Bollywood and dance bars,a symbiotic relationship

Bollywood and dance bars,a symbiotic relationship

Dark,dingy rooms,garish disco lights and girls in bright saris and ghaghra cholis shimmying to Bollywood numbers.

Dark,dingy rooms,garish disco lights and girls in bright saris and ghaghra cholis shimmying to Bollywood numbers. Half-drunk men encouraging them by hooting and throwing crisp currency notes. This reality may have faded away six years ago with the ban on dance bars in the city,but the vision has been kept alive by cinema even today.

The relationship between Bollywood and dance bars has always been a mutually beneficial one. Dance bars could not have functioned without Bollywood songs,and filmmakers have often used them in films that explore Mumbai’s underbelly.

Filmmaker John Matthew Matthan’s Sarfarosh (1999) depicted a dance bar twice and showed a dancer as a police informer. The director,who visited a few bars while working on the film,remembers noticing that the girls became friendly with regular customers over time. “Often enough,before organised crime in Mumbai was eradicated,underworld members would visit dance bars for entertainment. This allowed me to club the two factors,” he said.

More often than not,the setting — albeit glamourised — has become the norm for item songs. Numbers like Man saat samundar dol gaya from Chameli (2004),Mere yaar from Shootout at Lokhandwala (2007) and Babli badmaash in Shootout at Wadala (2013) were filmed on sets made to look like a dance bar.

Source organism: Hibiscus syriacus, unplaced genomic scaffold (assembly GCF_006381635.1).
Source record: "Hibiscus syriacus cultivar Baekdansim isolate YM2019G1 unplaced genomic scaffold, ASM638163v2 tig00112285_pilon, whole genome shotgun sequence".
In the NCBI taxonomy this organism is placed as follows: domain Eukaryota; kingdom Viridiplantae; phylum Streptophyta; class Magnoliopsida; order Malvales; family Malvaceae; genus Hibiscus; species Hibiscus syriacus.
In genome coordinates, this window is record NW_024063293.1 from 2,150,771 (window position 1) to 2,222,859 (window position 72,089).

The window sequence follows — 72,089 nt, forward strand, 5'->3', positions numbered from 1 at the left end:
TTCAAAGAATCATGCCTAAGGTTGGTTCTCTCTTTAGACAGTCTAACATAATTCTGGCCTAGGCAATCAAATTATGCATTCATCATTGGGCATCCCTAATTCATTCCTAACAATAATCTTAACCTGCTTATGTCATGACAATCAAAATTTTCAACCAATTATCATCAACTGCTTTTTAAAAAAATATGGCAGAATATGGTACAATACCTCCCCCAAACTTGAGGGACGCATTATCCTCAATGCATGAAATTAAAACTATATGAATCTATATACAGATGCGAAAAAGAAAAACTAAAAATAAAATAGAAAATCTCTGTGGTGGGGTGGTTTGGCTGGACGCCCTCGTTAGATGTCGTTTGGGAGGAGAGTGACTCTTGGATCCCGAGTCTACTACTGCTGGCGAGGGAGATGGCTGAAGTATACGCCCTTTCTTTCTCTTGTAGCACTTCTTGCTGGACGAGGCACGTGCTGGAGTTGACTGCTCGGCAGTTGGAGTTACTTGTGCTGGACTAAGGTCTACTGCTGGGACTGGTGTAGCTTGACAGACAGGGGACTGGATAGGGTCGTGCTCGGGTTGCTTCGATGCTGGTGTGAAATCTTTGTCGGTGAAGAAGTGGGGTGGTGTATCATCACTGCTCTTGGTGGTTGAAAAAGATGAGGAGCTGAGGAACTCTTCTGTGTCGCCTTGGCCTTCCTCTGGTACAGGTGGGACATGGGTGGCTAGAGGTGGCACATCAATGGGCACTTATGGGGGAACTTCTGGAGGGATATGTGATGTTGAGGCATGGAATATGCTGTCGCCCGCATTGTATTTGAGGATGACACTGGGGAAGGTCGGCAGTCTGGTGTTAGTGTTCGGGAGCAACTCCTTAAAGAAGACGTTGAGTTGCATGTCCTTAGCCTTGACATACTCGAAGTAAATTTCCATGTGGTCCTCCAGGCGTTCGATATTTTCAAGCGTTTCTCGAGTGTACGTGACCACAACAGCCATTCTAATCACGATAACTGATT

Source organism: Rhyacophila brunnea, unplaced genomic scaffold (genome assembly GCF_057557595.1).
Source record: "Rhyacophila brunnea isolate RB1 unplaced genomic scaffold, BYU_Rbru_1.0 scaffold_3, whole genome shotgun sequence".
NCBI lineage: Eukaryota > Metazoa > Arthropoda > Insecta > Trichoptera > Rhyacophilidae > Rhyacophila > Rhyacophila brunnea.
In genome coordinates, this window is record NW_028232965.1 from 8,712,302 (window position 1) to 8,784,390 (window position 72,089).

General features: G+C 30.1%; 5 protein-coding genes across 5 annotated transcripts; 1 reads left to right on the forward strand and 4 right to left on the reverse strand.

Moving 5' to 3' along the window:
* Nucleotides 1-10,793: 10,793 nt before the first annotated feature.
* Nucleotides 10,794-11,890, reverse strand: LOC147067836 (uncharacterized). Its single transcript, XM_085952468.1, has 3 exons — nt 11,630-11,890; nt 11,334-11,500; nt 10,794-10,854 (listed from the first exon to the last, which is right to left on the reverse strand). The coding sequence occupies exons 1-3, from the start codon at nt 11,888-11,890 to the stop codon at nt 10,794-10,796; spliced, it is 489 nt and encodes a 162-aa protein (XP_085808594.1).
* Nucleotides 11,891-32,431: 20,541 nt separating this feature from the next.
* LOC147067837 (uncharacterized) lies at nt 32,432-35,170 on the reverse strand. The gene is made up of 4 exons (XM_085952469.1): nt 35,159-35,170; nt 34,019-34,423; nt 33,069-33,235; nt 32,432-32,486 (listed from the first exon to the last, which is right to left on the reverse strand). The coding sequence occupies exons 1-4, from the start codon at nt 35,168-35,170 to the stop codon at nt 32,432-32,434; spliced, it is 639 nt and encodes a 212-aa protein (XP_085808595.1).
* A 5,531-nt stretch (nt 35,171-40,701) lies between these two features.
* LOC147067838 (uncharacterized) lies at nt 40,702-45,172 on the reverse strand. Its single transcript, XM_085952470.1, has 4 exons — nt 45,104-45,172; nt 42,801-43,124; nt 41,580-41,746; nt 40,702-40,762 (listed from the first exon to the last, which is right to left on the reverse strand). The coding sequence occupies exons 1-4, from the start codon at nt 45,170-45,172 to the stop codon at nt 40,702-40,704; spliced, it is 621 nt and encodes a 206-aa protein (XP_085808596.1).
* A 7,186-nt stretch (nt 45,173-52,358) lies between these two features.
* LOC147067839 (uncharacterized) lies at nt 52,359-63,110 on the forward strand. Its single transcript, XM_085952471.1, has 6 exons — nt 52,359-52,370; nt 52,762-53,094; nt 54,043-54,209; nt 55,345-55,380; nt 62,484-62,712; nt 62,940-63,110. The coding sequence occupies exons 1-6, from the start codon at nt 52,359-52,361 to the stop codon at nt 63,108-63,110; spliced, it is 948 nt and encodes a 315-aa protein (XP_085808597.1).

Director Sanjay Gupta,who co-wrote Shootout at Lokhandwala and directed the sequel,argues that dance bars haven’t been an integral part of the cityscape. “They were shut down six years ago and haven’t been missed. Cinema’s version is hardly worth rooting for. Where’s the connection?” he quips.

But there are others who would disagree,such as director duo Raj Nidimoru and Krishna DK,who shot a sequence at a dance bar for their film Shor in the City,which explored stories from the seamier side of Mumbai.

Madhur Bhandarkar’s Chandni Bar,which won actress Tabu a National Award,is set in the world of dance bars. “There was so much curiosity about these places. When I visited them,I realised their reality was waiting to be told. Their world was misunderstood — unlike cabaret bars,there was no nudity or prostitution,but only stories of poverty and desperation,” says the director.

Having explored the world through cinema,several members of the industry support the Supreme Court’s decision. “These places serve as an outlet and perhaps also curb crimes against women,” says Matthan.